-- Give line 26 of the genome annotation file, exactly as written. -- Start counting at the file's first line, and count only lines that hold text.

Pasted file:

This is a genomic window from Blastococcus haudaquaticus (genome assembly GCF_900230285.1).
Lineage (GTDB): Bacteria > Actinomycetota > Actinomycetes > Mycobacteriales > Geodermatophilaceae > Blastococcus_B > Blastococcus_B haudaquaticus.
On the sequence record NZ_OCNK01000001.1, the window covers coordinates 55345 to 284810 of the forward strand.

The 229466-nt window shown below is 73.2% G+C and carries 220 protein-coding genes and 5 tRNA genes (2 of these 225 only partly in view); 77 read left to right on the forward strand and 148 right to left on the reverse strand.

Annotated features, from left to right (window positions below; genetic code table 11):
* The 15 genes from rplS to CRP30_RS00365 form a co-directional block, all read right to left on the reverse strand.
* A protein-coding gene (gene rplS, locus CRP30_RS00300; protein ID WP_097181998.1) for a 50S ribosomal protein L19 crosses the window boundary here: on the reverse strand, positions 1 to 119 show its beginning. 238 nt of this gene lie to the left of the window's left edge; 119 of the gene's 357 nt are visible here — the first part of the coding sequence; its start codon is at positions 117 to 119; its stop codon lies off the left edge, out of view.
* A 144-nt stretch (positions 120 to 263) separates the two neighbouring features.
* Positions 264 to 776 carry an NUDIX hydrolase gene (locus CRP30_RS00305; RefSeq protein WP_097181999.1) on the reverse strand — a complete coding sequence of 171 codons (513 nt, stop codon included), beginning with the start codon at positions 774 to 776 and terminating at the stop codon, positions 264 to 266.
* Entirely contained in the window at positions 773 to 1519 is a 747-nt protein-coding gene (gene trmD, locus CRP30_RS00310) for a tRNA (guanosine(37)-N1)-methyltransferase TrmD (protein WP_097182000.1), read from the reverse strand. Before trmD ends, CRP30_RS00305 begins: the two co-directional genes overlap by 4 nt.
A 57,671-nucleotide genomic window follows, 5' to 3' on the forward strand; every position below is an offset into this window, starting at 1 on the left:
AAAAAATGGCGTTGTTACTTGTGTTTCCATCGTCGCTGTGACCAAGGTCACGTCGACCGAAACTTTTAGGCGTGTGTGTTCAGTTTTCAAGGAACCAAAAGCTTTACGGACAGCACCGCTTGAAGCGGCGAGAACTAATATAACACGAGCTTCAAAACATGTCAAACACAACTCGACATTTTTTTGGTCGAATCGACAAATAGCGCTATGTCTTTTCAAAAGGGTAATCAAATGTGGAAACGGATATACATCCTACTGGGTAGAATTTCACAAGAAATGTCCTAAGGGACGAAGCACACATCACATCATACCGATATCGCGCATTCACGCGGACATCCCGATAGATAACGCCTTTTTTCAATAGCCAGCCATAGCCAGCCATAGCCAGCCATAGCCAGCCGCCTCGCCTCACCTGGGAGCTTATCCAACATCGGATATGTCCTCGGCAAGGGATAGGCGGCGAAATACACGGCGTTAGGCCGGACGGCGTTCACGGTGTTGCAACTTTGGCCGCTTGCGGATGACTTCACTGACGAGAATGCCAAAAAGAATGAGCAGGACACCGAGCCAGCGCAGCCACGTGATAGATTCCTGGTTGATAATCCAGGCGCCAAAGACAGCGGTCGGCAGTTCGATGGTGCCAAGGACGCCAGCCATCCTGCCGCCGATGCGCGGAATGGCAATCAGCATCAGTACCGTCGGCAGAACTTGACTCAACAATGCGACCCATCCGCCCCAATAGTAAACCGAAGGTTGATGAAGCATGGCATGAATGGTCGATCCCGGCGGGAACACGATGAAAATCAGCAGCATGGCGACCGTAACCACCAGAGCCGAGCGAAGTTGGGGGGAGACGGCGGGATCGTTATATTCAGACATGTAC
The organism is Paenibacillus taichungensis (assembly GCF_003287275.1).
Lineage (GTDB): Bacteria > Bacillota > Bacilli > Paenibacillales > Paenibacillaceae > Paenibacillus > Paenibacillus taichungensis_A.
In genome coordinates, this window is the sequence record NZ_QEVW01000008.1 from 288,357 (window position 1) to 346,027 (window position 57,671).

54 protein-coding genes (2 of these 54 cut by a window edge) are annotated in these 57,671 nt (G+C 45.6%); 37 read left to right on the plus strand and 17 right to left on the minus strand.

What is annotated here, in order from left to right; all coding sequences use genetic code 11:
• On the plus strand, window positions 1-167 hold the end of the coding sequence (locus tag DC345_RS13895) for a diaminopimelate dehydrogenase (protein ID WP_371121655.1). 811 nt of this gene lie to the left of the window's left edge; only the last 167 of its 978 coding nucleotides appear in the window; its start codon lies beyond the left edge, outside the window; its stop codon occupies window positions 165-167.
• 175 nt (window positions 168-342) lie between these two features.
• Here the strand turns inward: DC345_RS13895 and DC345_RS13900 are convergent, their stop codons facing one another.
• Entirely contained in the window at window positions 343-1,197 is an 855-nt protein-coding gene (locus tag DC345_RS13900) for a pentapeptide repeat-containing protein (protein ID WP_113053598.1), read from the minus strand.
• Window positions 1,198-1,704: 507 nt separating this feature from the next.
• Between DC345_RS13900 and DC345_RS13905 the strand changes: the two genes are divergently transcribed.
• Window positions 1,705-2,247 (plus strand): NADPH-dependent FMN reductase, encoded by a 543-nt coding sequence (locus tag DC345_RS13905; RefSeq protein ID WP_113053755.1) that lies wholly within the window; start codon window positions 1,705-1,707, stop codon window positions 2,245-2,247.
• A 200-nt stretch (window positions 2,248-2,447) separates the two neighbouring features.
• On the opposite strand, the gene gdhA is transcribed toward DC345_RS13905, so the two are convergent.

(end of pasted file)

• On the opposite strand, the gene gdhA is transcribed toward DC345_RS13905, so the two are convergent.